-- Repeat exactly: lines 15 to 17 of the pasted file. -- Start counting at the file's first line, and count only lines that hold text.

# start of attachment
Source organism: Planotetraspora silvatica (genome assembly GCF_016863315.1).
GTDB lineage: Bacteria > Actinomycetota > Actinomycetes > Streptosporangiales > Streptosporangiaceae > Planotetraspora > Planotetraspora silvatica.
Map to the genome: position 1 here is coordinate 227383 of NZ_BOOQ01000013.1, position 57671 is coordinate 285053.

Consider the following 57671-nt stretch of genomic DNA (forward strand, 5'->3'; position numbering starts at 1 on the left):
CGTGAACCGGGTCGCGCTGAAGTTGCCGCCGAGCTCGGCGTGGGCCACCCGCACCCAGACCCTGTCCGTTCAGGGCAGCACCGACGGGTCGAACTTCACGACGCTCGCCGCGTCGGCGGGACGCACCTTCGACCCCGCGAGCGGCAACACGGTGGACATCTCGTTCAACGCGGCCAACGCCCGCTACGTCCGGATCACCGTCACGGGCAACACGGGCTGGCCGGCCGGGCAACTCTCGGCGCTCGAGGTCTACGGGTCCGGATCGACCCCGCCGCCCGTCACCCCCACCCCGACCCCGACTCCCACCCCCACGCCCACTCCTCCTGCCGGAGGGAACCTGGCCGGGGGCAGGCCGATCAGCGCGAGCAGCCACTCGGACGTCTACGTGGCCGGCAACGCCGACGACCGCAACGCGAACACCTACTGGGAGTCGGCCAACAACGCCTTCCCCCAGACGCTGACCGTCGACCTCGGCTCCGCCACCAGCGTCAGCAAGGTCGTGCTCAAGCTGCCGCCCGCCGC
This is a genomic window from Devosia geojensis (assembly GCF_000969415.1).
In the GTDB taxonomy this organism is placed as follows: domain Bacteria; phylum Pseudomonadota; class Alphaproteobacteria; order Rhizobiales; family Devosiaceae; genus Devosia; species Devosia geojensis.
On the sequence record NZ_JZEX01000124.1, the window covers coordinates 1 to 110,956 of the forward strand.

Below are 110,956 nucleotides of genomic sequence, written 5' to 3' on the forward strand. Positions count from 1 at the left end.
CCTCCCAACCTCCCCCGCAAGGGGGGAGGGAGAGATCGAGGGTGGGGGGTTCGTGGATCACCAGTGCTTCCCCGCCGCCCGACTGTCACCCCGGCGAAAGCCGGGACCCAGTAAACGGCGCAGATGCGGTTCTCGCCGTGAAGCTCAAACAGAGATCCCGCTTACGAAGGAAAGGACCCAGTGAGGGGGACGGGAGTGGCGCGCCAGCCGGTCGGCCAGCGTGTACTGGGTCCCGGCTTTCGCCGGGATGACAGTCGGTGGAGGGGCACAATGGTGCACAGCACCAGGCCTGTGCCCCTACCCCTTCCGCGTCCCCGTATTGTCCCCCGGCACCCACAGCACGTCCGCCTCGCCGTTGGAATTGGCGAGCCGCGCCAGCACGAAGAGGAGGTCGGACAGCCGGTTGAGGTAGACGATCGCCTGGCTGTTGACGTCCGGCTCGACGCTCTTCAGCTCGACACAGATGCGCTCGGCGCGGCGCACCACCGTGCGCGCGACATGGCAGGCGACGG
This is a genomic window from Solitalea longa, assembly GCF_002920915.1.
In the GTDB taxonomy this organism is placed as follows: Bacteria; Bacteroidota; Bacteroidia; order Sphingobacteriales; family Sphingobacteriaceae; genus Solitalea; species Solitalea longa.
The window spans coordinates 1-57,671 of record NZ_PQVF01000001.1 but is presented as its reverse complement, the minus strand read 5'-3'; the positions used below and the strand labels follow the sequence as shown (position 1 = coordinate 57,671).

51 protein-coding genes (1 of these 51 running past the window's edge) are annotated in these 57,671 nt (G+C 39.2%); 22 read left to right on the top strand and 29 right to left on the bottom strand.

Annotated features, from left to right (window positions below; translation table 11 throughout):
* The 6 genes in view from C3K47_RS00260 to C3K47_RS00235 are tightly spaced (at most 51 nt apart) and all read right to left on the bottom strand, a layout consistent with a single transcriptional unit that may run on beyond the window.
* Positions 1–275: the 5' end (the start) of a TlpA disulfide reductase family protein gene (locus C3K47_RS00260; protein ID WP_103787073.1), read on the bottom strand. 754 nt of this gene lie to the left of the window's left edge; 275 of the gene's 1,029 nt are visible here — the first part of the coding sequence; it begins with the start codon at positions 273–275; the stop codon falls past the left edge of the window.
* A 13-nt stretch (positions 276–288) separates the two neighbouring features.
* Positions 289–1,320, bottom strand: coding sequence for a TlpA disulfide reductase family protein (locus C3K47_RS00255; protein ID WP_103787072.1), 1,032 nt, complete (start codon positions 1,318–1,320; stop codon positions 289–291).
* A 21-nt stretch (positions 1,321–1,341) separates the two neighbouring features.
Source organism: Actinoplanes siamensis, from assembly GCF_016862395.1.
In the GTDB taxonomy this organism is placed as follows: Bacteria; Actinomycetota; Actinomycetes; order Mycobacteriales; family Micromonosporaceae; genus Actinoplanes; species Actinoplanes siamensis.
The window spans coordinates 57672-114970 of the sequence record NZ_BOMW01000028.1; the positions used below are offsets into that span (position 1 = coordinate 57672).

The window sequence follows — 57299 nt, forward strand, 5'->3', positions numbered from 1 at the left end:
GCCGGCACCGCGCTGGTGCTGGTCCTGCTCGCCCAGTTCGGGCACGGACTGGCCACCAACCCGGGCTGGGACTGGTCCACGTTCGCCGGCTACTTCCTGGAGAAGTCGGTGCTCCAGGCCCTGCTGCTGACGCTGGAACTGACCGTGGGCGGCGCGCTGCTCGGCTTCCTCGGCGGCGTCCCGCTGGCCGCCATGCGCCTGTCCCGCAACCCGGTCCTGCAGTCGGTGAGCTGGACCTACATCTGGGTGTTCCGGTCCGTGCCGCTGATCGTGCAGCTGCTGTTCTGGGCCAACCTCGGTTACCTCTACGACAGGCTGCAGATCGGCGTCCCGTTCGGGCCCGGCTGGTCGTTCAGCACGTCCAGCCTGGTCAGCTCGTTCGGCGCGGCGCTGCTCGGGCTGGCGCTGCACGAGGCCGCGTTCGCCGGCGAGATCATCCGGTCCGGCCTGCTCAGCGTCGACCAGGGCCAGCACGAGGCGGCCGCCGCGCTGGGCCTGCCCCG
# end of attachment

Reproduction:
Annotated features, from left to right (window positions below; translation table 11 throughout):
* The 6 genes in view from C3K47_RS00260 to C3K47_RS00235 are tightly spaced (at most 51 nt apart) and all read right to left on the bottom strand, a layout consistent with a single transcriptional unit that may run on beyond the window.
* Positions 1–275: the 5' end (the start) of a TlpA disulfide reductase family protein gene (locus C3K47_RS00260; protein ID WP_103787073.1), read on the bottom strand. 754 nt of this gene lie to the left of the window's left edge; 275 of the gene's 1,029 nt are visible here — the first part of the coding sequence; it begins with the start codon at positions 273–275; the stop codon falls past the left edge of the window.